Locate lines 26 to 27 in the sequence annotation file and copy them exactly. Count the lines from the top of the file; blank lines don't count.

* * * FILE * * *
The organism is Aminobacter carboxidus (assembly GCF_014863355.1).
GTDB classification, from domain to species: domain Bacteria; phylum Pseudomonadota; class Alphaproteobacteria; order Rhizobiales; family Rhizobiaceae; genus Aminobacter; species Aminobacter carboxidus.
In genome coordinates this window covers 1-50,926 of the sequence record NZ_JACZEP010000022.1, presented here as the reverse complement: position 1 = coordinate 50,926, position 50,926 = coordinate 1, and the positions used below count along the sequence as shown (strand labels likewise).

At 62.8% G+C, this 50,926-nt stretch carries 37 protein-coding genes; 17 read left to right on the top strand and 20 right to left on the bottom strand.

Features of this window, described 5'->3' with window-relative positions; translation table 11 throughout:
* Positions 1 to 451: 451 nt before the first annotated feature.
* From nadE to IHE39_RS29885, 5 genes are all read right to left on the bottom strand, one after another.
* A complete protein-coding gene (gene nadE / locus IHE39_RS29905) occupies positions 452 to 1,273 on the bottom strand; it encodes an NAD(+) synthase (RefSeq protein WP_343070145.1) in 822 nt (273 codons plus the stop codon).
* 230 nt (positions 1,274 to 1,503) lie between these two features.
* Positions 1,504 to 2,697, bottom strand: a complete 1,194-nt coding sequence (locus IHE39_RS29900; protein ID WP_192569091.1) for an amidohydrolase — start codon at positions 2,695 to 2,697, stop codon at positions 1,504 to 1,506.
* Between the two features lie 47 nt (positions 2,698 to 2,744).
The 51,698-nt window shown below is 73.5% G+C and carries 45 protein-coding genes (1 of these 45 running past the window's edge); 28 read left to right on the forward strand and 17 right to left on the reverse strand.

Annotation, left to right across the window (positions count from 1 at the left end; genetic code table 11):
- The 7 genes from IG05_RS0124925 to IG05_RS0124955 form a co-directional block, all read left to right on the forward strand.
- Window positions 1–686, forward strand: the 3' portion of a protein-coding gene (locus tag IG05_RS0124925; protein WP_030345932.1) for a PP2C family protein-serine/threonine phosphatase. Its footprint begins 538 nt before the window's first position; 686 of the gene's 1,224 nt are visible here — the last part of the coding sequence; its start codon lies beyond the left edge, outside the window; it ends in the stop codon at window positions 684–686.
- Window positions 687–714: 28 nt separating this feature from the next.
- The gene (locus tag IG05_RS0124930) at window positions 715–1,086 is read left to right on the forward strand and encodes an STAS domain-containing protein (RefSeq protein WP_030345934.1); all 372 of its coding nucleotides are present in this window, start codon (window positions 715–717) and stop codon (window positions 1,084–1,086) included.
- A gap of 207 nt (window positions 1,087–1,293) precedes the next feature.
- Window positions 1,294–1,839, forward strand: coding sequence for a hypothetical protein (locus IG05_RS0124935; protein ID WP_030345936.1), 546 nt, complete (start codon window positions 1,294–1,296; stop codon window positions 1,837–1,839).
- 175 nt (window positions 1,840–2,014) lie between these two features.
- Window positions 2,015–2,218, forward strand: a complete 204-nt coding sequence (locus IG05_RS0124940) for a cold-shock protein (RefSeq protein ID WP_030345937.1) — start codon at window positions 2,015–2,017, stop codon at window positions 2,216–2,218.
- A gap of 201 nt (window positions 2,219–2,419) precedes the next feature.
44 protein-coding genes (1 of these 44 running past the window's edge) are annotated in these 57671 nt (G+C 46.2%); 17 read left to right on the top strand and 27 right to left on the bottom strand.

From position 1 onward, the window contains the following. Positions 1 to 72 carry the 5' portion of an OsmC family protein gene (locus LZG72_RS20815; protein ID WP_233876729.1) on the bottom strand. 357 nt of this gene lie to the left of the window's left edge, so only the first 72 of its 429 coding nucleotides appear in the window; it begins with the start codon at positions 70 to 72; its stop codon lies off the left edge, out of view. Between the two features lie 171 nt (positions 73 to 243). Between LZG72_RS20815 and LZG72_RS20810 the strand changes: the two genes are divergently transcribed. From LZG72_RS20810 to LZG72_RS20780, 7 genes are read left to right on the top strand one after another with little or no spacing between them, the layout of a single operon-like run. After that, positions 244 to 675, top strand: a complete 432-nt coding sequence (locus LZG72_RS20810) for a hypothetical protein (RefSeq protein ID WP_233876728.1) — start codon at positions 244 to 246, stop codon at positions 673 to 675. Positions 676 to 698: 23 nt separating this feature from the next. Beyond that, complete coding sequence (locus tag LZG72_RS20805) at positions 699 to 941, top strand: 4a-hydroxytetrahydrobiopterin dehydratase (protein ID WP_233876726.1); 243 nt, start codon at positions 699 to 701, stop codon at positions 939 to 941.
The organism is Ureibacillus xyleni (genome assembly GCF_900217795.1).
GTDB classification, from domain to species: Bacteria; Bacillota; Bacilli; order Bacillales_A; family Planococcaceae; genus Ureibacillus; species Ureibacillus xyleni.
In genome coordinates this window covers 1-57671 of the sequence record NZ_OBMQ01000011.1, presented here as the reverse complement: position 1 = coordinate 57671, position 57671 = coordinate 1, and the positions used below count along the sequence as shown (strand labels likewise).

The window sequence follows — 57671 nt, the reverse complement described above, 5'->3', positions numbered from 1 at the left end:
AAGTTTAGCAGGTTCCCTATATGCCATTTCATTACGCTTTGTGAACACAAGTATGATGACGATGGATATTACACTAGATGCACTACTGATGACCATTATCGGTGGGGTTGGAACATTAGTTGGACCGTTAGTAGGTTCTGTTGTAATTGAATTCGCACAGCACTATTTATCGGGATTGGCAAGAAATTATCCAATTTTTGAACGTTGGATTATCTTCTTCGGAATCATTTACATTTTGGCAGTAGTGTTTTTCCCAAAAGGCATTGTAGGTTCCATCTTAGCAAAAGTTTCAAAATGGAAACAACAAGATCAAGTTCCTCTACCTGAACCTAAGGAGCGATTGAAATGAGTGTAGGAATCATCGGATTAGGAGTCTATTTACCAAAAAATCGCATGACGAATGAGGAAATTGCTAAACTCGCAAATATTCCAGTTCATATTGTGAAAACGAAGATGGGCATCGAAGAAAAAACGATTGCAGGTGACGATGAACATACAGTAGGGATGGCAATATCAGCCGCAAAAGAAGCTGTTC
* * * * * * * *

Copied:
GTDB classification, from domain to species: Bacteria; Bacillota; Bacilli; order Bacillales_A; family Planococcaceae; genus Ureibacillus; species Ureibacillus xyleni.
In genome coordinates this window covers 1-57671 of the sequence record NZ_OBMQ01000011.1, presented here as the reverse complement: position 1 = coordinate 57671, position 57671 = coordinate 1, and the positions used below count along the sequence as shown (strand labels likewise).